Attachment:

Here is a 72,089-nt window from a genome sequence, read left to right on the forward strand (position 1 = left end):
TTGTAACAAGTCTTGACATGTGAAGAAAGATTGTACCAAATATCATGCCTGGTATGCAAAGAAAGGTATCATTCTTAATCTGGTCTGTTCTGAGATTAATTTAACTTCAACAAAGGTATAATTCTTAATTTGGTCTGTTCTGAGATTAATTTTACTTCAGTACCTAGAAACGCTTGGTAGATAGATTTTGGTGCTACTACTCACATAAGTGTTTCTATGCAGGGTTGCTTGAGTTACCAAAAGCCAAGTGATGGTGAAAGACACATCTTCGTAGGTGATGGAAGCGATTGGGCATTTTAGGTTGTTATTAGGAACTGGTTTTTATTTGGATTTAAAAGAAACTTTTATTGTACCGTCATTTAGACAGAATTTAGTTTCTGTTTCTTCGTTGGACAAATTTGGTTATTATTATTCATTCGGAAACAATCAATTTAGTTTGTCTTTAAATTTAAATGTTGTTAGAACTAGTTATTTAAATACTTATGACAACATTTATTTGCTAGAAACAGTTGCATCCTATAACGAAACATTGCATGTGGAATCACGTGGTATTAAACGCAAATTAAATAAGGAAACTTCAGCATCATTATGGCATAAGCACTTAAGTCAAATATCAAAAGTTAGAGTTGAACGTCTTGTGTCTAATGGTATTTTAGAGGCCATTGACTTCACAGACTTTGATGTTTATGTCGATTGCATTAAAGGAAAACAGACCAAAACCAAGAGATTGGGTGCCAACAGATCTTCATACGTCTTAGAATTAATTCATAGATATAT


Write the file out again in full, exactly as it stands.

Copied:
Here is a 72,089-nt window from a genome sequence, read left to right on the forward strand (position 1 = left end):
TTGTAACAAGTCTTGACATGTGAAGAAAGATTGTACCAAATATCATGCCTGGTATGCAAAGAAAGGTATCATTCTTAATCTGGTCTGTTCTGAGATTAATTTAACTTCAACAAAGGTATAATTCTTAATTTGGTCTGTTCTGAGATTAATTTTACTTCAGTACCTAGAAACGCTTGGTAGATAGATTTTGGTGCTACTACTCACATAAGTGTTTCTATGCAGGGTTGCTTGAGTTACCAAAAGCCAAGTGATGGTGAAAGACACATCTTCGTAGGTGATGGAAGCGATTGGGCATTTTAGGTTGTTATTAGGAACTGGTTTTTATTTGGATTTAAAAGAAACTTTTATTGTACCGTCATTTAGACAGAATTTAGTTTCTGTTTCTTCGTTGGACAAATTTGGTTATTATTATTCATTCGGAAACAATCAATTTAGTTTGTCTTTAAATTTAAATGTTGTTAGAACTAGTTATTTAAATACTTATGACAACATTTATTTGCTAGAAACAGTTGCATCCTATAACGAAACATTGCATGTGGAATCACGTGGTATTAAACGCAAATTAAATAAGGAAACTTCAGCATCATTATGGCATAAGCACTTAAGTCAAATATCAAAAGTTAGAGTTGAACGTCTTGTGTCTAATGGTATTTTAGAGGCCATTGACTTCACAGACTTTGATGTTTATGTCGATTGCATTAAAGGAAAACAGACCAAAACCAAGAGATTGGGTGCCAACAGATCTTCATACGTCTTAGAATTAATTCATAGATATAT